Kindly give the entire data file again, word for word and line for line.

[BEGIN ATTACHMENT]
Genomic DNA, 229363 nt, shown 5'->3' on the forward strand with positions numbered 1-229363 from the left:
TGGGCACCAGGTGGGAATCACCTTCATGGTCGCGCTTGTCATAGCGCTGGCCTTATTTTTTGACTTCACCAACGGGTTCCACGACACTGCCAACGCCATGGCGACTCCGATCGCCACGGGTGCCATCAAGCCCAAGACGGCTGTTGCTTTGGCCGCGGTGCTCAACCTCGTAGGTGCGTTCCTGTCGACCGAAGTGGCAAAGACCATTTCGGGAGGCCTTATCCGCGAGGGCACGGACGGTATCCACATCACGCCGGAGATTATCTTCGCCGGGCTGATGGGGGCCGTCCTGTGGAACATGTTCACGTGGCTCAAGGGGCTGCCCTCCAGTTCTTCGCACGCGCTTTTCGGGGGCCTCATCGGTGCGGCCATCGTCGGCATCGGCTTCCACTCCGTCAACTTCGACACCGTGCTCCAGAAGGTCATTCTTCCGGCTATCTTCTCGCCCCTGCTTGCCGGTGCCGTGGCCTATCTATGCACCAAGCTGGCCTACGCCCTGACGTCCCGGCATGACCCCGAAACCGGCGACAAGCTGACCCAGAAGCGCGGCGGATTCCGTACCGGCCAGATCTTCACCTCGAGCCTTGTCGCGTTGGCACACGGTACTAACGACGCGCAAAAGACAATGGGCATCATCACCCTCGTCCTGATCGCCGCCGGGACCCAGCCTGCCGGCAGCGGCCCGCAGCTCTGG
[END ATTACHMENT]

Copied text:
Genomic DNA, 229363 nt, shown 5'->3' on the forward strand with positions numbered 1-229363 from the left:
TGGGCACCAGGTGGGAATCACCTTCATGGTCGCGCTTGTCATAGCGCTGGCCTTATTTTTTGACTTCACCAACGGGTTCCACGACACTGCCAACGCCATGGCGACTCCGATCGCCACGGGTGCCATCAAGCCCAAGACGGCTGTTGCTTTGGCCGCGGTGCTCAACCTCGTAGGTGCGTTCCTGTCGACCGAAGTGGCAAAGACCATTTCGGGAGGCCTTATCCGCGAGGGCACGGACGGTATCCACATCACGCCGGAGATTATCTTCGCCGGGCTGATGGGGGCCGTCCTGTGGAACATGTTCACGTGGCTCAAGGGGCTGCCCTCCAGTTCTTCGCACGCGCTTTTCGGGGGCCTCATCGGTGCGGCCATCGTCGGCATCGGCTTCCACTCCGTCAACTTCGACACCGTGCTCCAGAAGGTCATTCTTCCGGCTATCTTCTCGCCCCTGCTTGCCGGTGCCGTGGCCTATCTATGCACCAAGCTGGCCTACGCCCTGACGTCCCGGCATGACCCCGAAACCGGCGACAAGCTGACCCAGAAGCGCGGCGGATTCCGTACCGGCCAGATCTTCACCTCGAGCCTTGTCGCGTTGGCACACGGTACTAACGACGCGCAAAAGACAATGGGCATCATCACCCTCGTCCTGATCGCCGCCGGGACCCAGCCTGCCGGCAGCGGCCCGCAGCTCTGG